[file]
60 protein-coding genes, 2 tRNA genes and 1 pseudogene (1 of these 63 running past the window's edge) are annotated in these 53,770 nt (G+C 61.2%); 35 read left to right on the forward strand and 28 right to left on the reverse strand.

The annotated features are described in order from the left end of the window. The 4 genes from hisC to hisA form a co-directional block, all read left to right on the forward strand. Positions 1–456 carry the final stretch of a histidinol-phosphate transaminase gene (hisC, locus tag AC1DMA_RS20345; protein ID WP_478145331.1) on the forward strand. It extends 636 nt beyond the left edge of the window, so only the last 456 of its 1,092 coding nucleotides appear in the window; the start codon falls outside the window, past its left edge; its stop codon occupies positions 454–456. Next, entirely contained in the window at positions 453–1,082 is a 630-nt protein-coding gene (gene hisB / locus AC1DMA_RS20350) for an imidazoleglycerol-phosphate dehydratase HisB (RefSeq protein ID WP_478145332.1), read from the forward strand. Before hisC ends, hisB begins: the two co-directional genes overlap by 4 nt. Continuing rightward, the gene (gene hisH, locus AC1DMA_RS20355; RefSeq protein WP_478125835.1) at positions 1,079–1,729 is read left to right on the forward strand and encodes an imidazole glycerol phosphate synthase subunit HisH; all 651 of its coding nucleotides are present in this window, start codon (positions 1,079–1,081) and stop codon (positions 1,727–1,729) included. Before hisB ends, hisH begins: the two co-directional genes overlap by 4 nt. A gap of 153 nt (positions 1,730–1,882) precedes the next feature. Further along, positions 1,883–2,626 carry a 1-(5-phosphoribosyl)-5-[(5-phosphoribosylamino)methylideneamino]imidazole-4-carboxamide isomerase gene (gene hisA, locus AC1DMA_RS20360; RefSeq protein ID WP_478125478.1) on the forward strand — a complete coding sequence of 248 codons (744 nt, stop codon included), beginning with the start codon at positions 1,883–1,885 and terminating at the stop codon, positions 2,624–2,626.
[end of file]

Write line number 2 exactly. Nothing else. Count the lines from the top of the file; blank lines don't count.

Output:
The annotated features are described in order from the left end of the window. The 4 genes from hisC to hisA form a co-directional block, all read left to right on the forward strand. Positions 1–456 carry the final stretch of a histidinol-phosphate transaminase gene (hisC, locus tag AC1DMA_RS20345; protein ID WP_478145331.1) on the forward strand. It extends 636 nt beyond the left edge of the window, so only the last 456 of its 1,092 coding nucleotides appear in the window; the start codon falls outside the window, past its left edge; its stop codon occupies positions 454–456. Next, entirely contained in the window at positions 453–1,082 is a 630-nt protein-coding gene (gene hisB / locus AC1DMA_RS20350) for an imidazoleglycerol-phosphate dehydratase HisB (RefSeq protein ID WP_478145332.1), read from the forward strand. Before hisC ends, hisB begins: the two co-directional genes overlap by 4 nt. Continuing rightward, the gene (gene hisH, locus AC1DMA_RS20355; RefSeq protein WP_478125835.1) at positions 1,079–1,729 is read left to right on the forward strand and encodes an imidazole glycerol phosphate synthase subunit HisH; all 651 of its coding nucleotides are present in this window, start codon (positions 1,079–1,081) and stop codon (positions 1,727–1,729) included. Before hisB ends, hisH begins: the two co-directional genes overlap by 4 nt. A gap of 153 nt (positions 1,730–1,882) precedes the next feature. Further along, positions 1,883–2,626 carry a 1-(5-phosphoribosyl)-5-[(5-phosphoribosylamino)methylideneamino]imidazole-4-carboxamide isomerase gene (gene hisA, locus AC1DMA_RS20360; RefSeq protein ID WP_478125478.1) on the forward strand — a complete coding sequence of 248 codons (744 nt, stop codon included), beginning with the start codon at positions 1,883–1,885 and terminating at the stop codon, positions 2,624–2,626.